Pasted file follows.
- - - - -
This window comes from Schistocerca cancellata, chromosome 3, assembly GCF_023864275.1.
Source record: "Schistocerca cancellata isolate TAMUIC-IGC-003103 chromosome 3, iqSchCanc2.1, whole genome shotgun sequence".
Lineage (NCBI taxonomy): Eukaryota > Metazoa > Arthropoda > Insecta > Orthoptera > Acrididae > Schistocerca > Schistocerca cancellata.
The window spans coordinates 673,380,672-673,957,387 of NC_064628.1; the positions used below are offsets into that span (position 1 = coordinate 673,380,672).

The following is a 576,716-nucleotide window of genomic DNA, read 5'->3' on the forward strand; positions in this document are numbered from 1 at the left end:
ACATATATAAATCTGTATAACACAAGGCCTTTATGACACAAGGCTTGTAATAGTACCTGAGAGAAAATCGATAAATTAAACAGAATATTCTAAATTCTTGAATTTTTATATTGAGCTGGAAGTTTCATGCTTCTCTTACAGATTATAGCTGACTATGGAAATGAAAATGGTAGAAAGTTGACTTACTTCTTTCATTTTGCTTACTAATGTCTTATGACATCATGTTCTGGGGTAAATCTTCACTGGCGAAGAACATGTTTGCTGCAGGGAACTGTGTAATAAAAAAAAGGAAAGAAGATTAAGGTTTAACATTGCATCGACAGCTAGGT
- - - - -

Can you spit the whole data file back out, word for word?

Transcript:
This window comes from Schistocerca cancellata, chromosome 3, assembly GCF_023864275.1.
Source record: "Schistocerca cancellata isolate TAMUIC-IGC-003103 chromosome 3, iqSchCanc2.1, whole genome shotgun sequence".
Lineage (NCBI taxonomy): Eukaryota > Metazoa > Arthropoda > Insecta > Orthoptera > Acrididae > Schistocerca > Schistocerca cancellata.
The window spans coordinates 673,380,672-673,957,387 of NC_064628.1; the positions used below are offsets into that span (position 1 = coordinate 673,380,672).

The following is a 576,716-nucleotide window of genomic DNA, read 5'->3' on the forward strand; positions in this document are numbered from 1 at the left end:
ACATATATAAATCTGTATAACACAAGGCCTTTATGACACAAGGCTTGTAATAGTACCTGAGAGAAAATCGATAAATTAAACAGAATATTCTAAATTCTTGAATTTTTATATTGAGCTGGAAGTTTCATGCTTCTCTTACAGATTATAGCTGACTATGGAAATGAAAATGGTAGAAAGTTGACTTACTTCTTTCATTTTGCTTACTAATGTCTTATGACATCATGTTCTGGGGTAAATCTTCACTGGCGAAGAACATGTTTGCTGCAGGGAACTGTGTAATAAAAAAAAGGAAAGAAGATTAAGGTTTAACATTGCATCGACAGCTAGGT